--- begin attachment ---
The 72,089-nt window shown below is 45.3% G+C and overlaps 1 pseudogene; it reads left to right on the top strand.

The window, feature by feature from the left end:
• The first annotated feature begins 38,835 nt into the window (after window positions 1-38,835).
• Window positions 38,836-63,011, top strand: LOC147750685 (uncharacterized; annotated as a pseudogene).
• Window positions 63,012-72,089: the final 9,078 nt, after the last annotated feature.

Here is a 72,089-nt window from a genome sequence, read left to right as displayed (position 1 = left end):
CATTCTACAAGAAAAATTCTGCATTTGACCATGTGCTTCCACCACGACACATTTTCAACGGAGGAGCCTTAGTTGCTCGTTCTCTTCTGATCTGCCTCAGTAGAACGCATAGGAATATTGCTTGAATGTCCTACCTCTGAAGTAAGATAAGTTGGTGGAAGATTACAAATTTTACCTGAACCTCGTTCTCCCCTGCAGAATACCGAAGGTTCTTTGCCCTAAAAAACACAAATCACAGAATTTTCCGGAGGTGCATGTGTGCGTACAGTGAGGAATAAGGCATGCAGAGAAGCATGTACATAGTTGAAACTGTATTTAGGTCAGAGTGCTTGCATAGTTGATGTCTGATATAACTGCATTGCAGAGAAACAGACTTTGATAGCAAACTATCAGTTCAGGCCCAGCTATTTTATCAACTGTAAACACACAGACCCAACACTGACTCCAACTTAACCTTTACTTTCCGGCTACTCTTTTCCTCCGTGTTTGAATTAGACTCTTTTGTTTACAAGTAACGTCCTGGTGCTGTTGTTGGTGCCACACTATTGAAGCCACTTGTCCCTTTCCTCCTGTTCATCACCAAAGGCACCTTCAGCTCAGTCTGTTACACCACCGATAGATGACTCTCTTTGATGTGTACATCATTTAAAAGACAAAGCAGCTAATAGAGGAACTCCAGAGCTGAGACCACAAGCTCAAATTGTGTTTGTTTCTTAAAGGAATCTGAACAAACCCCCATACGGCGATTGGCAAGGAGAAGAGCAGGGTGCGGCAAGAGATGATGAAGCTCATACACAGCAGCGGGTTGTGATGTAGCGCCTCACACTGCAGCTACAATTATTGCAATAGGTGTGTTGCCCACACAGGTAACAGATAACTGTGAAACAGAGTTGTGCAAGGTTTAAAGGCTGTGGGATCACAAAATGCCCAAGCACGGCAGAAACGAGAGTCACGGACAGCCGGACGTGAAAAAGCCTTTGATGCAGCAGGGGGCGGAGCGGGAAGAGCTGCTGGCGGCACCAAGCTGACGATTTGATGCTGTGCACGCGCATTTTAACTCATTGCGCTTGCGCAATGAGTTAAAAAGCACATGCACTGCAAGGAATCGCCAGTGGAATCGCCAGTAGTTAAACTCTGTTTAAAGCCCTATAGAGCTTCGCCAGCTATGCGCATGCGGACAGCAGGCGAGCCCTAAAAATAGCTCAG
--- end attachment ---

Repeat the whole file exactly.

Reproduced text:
The 72,089-nt window shown below is 45.3% G+C and overlaps 1 pseudogene; it reads left to right on the top strand.

The window, feature by feature from the left end:
• The first annotated feature begins 38,835 nt into the window (after window positions 1-38,835).
• Window positions 38,836-63,011, top strand: LOC147750685 (uncharacterized; annotated as a pseudogene).
• Window positions 63,012-72,089: the final 9,078 nt, after the last annotated feature.

Here is a 72,089-nt window from a genome sequence, read left to right as displayed (position 1 = left end):
CATTCTACAAGAAAAATTCTGCATTTGACCATGTGCTTCCACCACGACACATTTTCAACGGAGGAGCCTTAGTTGCTCGTTCTCTTCTGATCTGCCTCAGTAGAACGCATAGGAATATTGCTTGAATGTCCTACCTCTGAAGTAAGATAAGTTGGTGGAAGATTACAAATTTTACCTGAACCTCGTTCTCCCCTGCAGAATACCGAAGGTTCTTTGCCCTAAAAAACACAAATCACAGAATTTTCCGGAGGTGCATGTGTGCGTACAGTGAGGAATAAGGCATGCAGAGAAGCATGTACATAGTTGAAACTGTATTTAGGTCAGAGTGCTTGCATAGTTGATGTCTGATATAACTGCATTGCAGAGAAACAGACTTTGATAGCAAACTATCAGTTCAGGCCCAGCTATTTTATCAACTGTAAACACACAGACCCAACACTGACTCCAACTTAACCTTTACTTTCCGGCTACTCTTTTCCTCCGTGTTTGAATTAGACTCTTTTGTTTACAAGTAACGTCCTGGTGCTGTTGTTGGTGCCACACTATTGAAGCCACTTGTCCCTTTCCTCCTGTTCATCACCAAAGGCACCTTCAGCTCAGTCTGTTACACCACCGATAGATGACTCTCTTTGATGTGTACATCATTTAAAAGACAAAGCAGCTAATAGAGGAACTCCAGAGCTGAGACCACAAGCTCAAATTGTGTTTGTTTCTTAAAGGAATCTGAACAAACCCCCATACGGCGATTGGCAAGGAGAAGAGCAGGGTGCGGCAAGAGATGATGAAGCTCATACACAGCAGCGGGTTGTGATGTAGCGCCTCACACTGCAGCTACAATTATTGCAATAGGTGTGTTGCCCACACAGGTAACAGATAACTGTGAAACAGAGTTGTGCAAGGTTTAAAGGCTGTGGGATCACAAAATGCCCAAGCACGGCAGAAACGAGAGTCACGGACAGCCGGACGTGAAAAAGCCTTTGATGCAGCAGGGGGCGGAGCGGGAAGAGCTGCTGGCGGCACCAAGCTGACGATTTGATGCTGTGCACGCGCATTTTAACTCATTGCGCTTGCGCAATGAGTTAAAAAGCACATGCACTGCAAGGAATCGCCAGTGGAATCGCCAGTAGTTAAACTCTGTTTAAAGCCCTATAGAGCTTCGCCAGCTATGCGCATGCGGACAGCAGGCGAGCCCTAAAAATAGCTCAG